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A Boy's Will

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Into My Own

ONE of my wishes is that those dark trees,So old and firm they scarcely show the breeze,Were not, as 'twere, the merest mask of gloom,But stretched away unto the edge of doom.I should not be withheld but that some dayInto their vastness I should steal away,Fearless of ever finding open land,Or highway where the slow wheel pours the sand.I do not see why I should e'er turn back,Or those should not set forth upon my trackTo overtake me, who should miss me hereAnd long to know if still I held them dear.They would not find me changed from him they knew—Only more sure of all I thought was true.

Ghost House I DWELL in a lonely house I knowThat vanished many a summer ago,And left no trace but the cellar walls,And a cellar in which the daylight falls,And the purple-stemmed wild raspberries grow.O'er ruined fences the grape-vines shieldThe woods come back to the mowing field;The orchard tree has grown one copseOf new wood and old where the woodpecker chops;The footpath down to the well is healed.I dwell with a strangely aching heartIn that vanished abode there far apartOn that disused and forgotten roadThat has no dust-bath now for the toad.Night comes; the black bats tumble and dart;The whippoorwill is coming to shoutAnd hush and cluck and flutter about:I hear him begin far enough awayFull many a time to say his sayBefore he arrives to say it out.It is under the small, dim, summer star.I know not who these mute folk areWho share the unlit place with me—Those stones out under the low-limbed treeDoubtless bear names that the mosses mar.They are tireless folk, but slow and sad,Though two, close-keeping, are lass and lad,—With none among them that ever sings,And yet, in view of how many things,As sweet companions as might be had.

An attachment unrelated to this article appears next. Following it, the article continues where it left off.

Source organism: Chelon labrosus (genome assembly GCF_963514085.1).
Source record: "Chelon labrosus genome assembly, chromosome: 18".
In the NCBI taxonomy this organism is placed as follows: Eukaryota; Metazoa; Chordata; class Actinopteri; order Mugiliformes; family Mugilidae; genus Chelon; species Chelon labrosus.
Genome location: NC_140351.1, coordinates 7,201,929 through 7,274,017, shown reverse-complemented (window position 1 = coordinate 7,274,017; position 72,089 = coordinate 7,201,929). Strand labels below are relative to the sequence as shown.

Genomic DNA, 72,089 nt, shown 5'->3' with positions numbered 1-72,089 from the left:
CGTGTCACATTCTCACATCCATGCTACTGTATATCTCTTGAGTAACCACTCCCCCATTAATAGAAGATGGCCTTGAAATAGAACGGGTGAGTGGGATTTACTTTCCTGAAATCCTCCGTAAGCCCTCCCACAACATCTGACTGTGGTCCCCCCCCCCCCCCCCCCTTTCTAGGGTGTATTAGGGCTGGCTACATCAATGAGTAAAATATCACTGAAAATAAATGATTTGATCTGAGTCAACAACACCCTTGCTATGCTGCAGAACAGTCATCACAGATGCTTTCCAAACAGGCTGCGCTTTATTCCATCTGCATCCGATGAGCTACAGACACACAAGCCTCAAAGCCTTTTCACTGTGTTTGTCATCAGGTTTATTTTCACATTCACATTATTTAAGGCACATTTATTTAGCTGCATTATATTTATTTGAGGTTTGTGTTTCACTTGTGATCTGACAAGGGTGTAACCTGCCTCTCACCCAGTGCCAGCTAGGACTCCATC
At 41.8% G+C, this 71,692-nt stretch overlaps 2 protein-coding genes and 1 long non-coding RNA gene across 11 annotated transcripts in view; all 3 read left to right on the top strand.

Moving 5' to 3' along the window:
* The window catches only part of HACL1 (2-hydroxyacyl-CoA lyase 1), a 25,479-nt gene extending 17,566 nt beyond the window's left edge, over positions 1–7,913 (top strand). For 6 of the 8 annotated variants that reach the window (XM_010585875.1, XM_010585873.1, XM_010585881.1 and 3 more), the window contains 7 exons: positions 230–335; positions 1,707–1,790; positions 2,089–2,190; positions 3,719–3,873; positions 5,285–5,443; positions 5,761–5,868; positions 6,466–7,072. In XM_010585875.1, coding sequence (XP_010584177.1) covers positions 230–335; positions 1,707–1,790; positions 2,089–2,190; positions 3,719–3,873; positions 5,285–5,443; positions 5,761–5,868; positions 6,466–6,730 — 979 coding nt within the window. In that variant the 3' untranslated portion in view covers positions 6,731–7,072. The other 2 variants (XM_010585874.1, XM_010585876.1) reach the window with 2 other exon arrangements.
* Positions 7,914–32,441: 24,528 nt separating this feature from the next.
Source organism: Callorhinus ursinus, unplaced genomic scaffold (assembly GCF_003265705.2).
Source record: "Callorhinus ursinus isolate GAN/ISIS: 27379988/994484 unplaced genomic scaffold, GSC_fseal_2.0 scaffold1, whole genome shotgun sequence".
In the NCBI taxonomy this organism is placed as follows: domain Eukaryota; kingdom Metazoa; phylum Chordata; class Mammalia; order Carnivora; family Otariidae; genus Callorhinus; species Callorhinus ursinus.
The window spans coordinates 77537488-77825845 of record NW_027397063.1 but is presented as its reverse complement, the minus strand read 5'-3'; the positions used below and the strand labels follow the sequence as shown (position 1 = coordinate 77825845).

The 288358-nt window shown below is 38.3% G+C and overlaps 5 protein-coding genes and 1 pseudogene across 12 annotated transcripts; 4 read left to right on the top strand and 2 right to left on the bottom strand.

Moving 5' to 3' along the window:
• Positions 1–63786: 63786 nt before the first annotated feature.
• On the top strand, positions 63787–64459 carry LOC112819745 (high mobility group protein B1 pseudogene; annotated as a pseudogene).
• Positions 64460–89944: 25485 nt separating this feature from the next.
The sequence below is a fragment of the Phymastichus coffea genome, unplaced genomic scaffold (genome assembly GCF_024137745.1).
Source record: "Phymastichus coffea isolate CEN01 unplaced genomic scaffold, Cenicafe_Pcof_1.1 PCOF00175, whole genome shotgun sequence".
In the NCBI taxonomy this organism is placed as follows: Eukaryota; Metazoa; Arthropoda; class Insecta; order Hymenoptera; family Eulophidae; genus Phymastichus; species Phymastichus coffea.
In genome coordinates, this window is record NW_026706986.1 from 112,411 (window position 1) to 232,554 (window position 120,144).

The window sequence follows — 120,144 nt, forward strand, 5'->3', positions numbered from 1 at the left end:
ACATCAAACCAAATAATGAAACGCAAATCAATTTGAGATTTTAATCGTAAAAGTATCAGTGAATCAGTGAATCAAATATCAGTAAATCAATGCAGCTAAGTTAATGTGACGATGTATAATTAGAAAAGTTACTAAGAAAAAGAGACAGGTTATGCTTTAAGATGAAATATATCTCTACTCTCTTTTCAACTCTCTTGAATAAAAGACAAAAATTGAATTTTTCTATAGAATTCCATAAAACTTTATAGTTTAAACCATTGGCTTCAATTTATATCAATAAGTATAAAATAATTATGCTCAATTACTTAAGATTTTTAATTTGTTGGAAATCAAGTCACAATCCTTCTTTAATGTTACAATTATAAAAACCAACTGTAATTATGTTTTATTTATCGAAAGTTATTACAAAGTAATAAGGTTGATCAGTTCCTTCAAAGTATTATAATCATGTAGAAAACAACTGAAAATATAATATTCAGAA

My November Guest MY Sorrow, when she's here with me,Thinks these dark days of autumn rainAre beautiful as days can be;She loves the bare, the withered tree;She walks the sodden pasture lane.Her pleasure will not let me stay.She talks and I am fain to list:She's glad the birds are gone away,She's glad her simple worsted grayIs silver now with clinging mist.The desolate, deserted trees,The faded earth, the heavy sky,The beauties she so truly sees,She thinks I have no eye for these,And vexes me for reason why.Not yesterday I learned to knowThe love of bare November daysBefore the coming of the snow,But it were vain to tell her so,And they are better for her praise.

Love and a Question A STRANGER came to the door at eve,And he spoke the bridegroom fair.He bore a green-white stick in his hand,And, for all burden, care.He asked with the eyes more than the lipsFor a shelter for the night,And he turned and looked at the road afarWithout a window light.The bridegroom came forth into the porchWith, 'Let us look at the sky,And question what of the night to be,Stranger, you and I.'The woodbine leaves littered the yard,The woodbine berries were blue,Autumn, yes, winter was in the wind;'Stranger, I wish I knew.'Within, the bride in the dusk aloneBent over the open fire,Her face rose-red with the glowing coalAnd the thought of the heart's desire....